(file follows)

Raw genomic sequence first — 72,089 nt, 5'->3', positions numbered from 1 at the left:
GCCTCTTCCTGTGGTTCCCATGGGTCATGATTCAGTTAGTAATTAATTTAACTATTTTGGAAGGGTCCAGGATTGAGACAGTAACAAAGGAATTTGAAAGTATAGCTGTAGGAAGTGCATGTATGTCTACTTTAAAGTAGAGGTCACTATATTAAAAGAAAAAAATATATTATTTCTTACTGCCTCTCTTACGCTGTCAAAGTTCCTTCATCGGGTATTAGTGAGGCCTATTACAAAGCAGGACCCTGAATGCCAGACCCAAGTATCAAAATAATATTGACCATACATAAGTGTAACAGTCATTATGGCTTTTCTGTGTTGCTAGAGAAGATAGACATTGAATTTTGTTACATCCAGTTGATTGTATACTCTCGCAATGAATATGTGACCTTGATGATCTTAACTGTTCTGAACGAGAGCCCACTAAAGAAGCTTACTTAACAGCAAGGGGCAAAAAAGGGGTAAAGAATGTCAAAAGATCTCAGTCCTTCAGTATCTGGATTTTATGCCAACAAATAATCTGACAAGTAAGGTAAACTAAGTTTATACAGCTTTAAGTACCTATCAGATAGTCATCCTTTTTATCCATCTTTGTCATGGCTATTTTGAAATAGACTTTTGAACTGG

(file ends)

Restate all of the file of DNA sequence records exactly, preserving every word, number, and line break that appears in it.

Raw genomic sequence first — 72,089 nt, 5'->3', positions numbered from 1 at the left:
GCCTCTTCCTGTGGTTCCCATGGGTCATGATTCAGTTAGTAATTAATTTAACTATTTTGGAAGGGTCCAGGATTGAGACAGTAACAAAGGAATTTGAAAGTATAGCTGTAGGAAGTGCATGTATGTCTACTTTAAAGTAGAGGTCACTATATTAAAAGAAAAAAATATATTATTTCTTACTGCCTCTCTTACGCTGTCAAAGTTCCTTCATCGGGTATTAGTGAGGCCTATTACAAAGCAGGACCCTGAATGCCAGACCCAAGTATCAAAATAATATTGACCATACATAAGTGTAACAGTCATTATGGCTTTTCTGTGTTGCTAGAGAAGATAGACATTGAATTTTGTTACATCCAGTTGATTGTATACTCTCGCAATGAATATGTGACCTTGATGATCTTAACTGTTCTGAACGAGAGCCCACTAAAGAAGCTTACTTAACAGCAAGGGGCAAAAAAGGGGTAAAGAATGTCAAAAGATCTCAGTCCTTCAGTATCTGGATTTTATGCCAACAAATAATCTGACAAGTAAGGTAAACTAAGTTTATACAGCTTTAAGTACCTATCAGATAGTCATCCTTTTTATCCATCTTTGTCATGGCTATTTTGAAATAGACTTTTGAACTGG